Gung Hee Fat Choy! Be happy and prosperous!
Today is the first day of the Chinese year 4705.
Many of the community celebrations—lion dances, lighting firecrackers, giving of lai see (money offerings)—that go along with this most important of Chinese holidays happened last weekend. But today’s second new moon after the winter solstice marks the actual start of Chinese New Year, and its two weeks of family reunions, serious feasting and honoring of elders and ancestors.
In Hawaii, two dishes traditionally eaten today are nien-gao and jai.
Nien-gao is a new year’s cake made of sweet rice flour and brown sugar, steamed into a sticky pudding. According to Joan Namkoong’s book Family Traditions in Hawaii, the rice’s stickiness symbolizes the bonds of family, the cake’s round shape the reunion of family, and sugar the sweetness of life.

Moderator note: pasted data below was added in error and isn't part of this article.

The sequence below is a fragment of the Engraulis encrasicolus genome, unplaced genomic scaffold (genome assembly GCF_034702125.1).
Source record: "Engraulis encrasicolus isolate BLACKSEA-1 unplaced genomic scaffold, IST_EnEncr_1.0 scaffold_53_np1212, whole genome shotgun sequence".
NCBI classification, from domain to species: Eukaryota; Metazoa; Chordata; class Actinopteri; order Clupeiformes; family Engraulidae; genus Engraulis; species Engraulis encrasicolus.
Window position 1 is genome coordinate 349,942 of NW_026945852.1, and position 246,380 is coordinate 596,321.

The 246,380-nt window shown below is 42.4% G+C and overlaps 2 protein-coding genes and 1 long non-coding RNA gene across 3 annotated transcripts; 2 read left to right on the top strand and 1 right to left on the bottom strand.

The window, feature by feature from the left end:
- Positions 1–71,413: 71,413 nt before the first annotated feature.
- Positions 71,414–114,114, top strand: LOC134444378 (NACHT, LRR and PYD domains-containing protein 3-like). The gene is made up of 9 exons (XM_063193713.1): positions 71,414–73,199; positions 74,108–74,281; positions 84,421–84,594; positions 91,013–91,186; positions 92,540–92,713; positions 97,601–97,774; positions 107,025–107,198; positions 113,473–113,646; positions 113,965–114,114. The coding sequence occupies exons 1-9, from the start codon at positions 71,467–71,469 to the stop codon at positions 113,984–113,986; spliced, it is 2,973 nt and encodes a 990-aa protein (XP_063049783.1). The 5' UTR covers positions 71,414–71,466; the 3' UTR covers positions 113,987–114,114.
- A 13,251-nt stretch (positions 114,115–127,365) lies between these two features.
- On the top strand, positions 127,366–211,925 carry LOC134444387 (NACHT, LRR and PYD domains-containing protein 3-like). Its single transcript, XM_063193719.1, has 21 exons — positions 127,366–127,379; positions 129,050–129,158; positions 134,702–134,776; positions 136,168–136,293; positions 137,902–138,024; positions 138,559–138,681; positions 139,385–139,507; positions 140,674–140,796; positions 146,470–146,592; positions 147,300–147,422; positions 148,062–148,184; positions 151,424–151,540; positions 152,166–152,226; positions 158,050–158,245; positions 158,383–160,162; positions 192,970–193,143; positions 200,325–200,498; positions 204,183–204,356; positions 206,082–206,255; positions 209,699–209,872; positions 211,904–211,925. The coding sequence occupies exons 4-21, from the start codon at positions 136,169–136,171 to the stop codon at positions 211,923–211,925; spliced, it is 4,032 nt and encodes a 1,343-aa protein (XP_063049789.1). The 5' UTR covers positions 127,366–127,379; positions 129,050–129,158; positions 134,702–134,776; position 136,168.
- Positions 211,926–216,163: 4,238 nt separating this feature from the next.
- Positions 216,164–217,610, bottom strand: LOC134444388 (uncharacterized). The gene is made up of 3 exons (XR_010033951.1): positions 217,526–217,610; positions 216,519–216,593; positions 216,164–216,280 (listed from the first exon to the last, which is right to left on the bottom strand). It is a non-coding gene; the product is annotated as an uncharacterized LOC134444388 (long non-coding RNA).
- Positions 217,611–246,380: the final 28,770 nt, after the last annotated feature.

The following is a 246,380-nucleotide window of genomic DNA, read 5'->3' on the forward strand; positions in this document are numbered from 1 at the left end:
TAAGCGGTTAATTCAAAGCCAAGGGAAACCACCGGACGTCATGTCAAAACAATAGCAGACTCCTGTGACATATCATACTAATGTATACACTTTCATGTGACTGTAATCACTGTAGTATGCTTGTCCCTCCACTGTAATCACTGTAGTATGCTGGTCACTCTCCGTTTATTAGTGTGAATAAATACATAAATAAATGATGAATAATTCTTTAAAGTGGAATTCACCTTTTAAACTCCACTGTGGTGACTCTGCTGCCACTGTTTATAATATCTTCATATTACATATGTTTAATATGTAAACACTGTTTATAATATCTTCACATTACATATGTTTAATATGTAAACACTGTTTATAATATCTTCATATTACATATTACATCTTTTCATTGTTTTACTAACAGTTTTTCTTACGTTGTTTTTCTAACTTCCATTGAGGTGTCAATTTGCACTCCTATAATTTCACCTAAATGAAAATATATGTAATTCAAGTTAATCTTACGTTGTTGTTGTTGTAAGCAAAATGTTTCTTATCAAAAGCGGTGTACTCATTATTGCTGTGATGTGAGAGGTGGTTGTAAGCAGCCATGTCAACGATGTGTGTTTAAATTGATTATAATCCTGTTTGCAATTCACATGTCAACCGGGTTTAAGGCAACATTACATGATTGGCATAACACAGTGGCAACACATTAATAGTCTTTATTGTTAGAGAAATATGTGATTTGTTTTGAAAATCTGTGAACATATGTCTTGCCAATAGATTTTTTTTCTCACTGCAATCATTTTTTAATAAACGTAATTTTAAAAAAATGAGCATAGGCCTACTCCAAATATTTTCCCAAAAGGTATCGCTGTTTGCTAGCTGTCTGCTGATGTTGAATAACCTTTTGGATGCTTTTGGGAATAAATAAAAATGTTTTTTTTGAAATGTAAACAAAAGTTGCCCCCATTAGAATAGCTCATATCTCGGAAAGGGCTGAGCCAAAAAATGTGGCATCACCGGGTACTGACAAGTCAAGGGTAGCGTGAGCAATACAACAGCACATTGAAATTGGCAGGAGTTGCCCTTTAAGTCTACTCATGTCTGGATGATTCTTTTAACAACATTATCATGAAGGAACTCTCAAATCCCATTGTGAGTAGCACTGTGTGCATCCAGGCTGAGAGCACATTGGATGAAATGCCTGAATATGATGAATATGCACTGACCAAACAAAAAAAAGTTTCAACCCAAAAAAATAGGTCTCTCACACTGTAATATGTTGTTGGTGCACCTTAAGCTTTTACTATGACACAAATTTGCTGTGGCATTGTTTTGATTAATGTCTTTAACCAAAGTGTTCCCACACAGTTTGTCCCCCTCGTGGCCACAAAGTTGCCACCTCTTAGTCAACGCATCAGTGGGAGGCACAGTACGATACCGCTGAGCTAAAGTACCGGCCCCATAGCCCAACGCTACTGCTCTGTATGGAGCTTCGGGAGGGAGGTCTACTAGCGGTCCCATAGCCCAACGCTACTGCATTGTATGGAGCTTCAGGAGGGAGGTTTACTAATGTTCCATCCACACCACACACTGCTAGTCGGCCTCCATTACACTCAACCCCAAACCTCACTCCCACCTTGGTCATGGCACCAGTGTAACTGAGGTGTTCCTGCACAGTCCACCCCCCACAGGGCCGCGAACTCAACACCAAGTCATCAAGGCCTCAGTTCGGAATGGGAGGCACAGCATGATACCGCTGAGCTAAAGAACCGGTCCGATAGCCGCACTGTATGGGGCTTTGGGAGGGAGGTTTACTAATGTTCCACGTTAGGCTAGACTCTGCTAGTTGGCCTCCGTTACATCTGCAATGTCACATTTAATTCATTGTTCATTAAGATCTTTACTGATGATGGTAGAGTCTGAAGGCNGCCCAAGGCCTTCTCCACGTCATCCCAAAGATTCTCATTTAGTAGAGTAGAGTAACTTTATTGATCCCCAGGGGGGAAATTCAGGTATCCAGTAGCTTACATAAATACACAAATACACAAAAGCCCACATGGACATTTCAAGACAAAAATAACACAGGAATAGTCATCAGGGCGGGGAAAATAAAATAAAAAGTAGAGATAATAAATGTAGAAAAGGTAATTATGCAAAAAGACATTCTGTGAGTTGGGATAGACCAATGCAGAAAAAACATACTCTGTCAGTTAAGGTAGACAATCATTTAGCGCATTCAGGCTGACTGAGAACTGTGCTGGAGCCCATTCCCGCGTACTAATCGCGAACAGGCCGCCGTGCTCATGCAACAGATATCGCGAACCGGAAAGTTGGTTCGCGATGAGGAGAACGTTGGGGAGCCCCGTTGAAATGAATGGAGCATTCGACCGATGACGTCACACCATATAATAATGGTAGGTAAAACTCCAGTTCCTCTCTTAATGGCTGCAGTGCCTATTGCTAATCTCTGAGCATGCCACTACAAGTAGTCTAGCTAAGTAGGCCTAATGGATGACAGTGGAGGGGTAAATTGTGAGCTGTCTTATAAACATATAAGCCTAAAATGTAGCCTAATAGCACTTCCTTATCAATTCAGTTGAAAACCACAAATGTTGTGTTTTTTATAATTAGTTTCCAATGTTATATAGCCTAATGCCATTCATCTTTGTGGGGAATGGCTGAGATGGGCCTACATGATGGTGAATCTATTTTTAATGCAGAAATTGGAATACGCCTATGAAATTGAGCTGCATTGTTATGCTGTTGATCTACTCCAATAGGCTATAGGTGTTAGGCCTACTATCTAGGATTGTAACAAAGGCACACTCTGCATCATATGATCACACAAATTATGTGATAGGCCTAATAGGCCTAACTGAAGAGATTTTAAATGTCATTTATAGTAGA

Taking an animal’s life and eating meat on the first day of the year is discouraged. So the vegetarian dish jai—also known as Monk’s food—is popular at restaurants all day.
We haven’t had our nien-gao or jai yet today—just some sweet Chinese candies (pictured above) generously given to us this morning by HAWAII Magazine account executive Caryn Yu.
So guess what we’re having for lunch?
UPDATE, Jan. 7, 2:55 p.m.: Good kids that we are, we've had our serving of jai (also pictured above) for Chinese New Year.